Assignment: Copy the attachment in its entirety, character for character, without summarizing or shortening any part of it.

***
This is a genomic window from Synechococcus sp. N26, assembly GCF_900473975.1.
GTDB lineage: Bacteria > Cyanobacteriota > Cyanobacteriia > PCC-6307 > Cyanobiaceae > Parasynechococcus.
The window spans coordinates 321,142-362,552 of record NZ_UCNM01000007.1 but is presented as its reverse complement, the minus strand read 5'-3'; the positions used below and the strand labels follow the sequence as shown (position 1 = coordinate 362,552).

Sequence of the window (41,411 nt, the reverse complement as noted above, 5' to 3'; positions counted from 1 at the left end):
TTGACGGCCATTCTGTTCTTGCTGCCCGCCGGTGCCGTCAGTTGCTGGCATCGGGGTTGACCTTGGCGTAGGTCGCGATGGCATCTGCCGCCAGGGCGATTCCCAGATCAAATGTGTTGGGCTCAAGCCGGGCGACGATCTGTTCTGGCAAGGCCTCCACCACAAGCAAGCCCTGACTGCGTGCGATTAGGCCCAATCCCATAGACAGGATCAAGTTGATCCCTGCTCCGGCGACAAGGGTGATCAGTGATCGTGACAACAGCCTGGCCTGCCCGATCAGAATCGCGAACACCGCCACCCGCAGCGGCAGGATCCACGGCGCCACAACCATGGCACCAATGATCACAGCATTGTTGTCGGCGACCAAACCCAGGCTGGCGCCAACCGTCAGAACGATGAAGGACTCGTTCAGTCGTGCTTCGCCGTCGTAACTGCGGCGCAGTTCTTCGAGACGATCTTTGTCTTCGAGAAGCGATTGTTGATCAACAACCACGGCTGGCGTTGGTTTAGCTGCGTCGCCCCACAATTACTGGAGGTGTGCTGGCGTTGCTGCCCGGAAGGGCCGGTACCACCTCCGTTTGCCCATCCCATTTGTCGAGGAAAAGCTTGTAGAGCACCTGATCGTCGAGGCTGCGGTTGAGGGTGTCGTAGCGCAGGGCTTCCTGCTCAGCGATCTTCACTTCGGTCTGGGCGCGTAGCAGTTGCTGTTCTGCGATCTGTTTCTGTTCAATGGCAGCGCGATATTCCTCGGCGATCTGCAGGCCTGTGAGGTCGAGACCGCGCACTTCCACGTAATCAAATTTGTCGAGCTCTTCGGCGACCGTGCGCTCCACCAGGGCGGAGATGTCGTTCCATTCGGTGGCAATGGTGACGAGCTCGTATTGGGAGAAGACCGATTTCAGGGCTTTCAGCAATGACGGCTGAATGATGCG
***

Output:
This is a genomic window from Synechococcus sp. N26, assembly GCF_900473975.1.
GTDB lineage: Bacteria > Cyanobacteriota > Cyanobacteriia > PCC-6307 > Cyanobiaceae > Parasynechococcus.
The window spans coordinates 321,142-362,552 of record NZ_UCNM01000007.1 but is presented as its reverse complement, the minus strand read 5'-3'; the positions used below and the strand labels follow the sequence as shown (position 1 = coordinate 362,552).

Sequence of the window (41,411 nt, the reverse complement as noted above, 5' to 3'; positions counted from 1 at the left end):
TTGACGGCCATTCTGTTCTTGCTGCCCGCCGGTGCCGTCAGTTGCTGGCATCGGGGTTGACCTTGGCGTAGGTCGCGATGGCATCTGCCGCCAGGGCGATTCCCAGATCAAATGTGTTGGGCTCAAGCCGGGCGACGATCTGTTCTGGCAAGGCCTCCACCACAAGCAAGCCCTGACTGCGTGCGATTAGGCCCAATCCCATAGACAGGATCAAGTTGATCCCTGCTCCGGCGACAAGGGTGATCAGTGATCGTGACAACAGCCTGGCCTGCCCGATCAGAATCGCGAACACCGCCACCCGCAGCGGCAGGATCCACGGCGCCACAACCATGGCACCAATGATCACAGCATTGTTGTCGGCGACCAAACCCAGGCTGGCGCCAACCGTCAGAACGATGAAGGACTCGTTCAGTCGTGCTTCGCCGTCGTAACTGCGGCGCAGTTCTTCGAGACGATCTTTGTCTTCGAGAAGCGATTGTTGATCAACAACCACGGCTGGCGTTGGTTTAGCTGCGTCGCCCCACAATTACTGGAGGTGTGCTGGCGTTGCTGCCCGGAAGGGCCGGTACCACCTCCGTTTGCCCATCCCATTTGTCGAGGAAAAGCTTGTAGAGCACCTGATCGTCGAGGCTGCGGTTGAGGGTGTCGTAGCGCAGGGCTTCCTGCTCAGCGATCTTCACTTCGGTCTGGGCGCGTAGCAGTTGCTGTTCTGCGATCTGTTTCTGTTCAATGGCAGCGCGATATTCCTCGGCGATCTGCAGGCCTGTGAGGTCGAGACCGCGCACTTCCACGTAATCAAATTTGTCGAGCTCTTCGGCGACCGTGCGCTCCACCAGGGCGGAGATGTCGTTCCATTCGGTGGCAATGGTGACGAGCTCGTATTGGGAGAAGACCGATTTCAGGGCTTTCAGCAATGACGGCTGAATGATGCG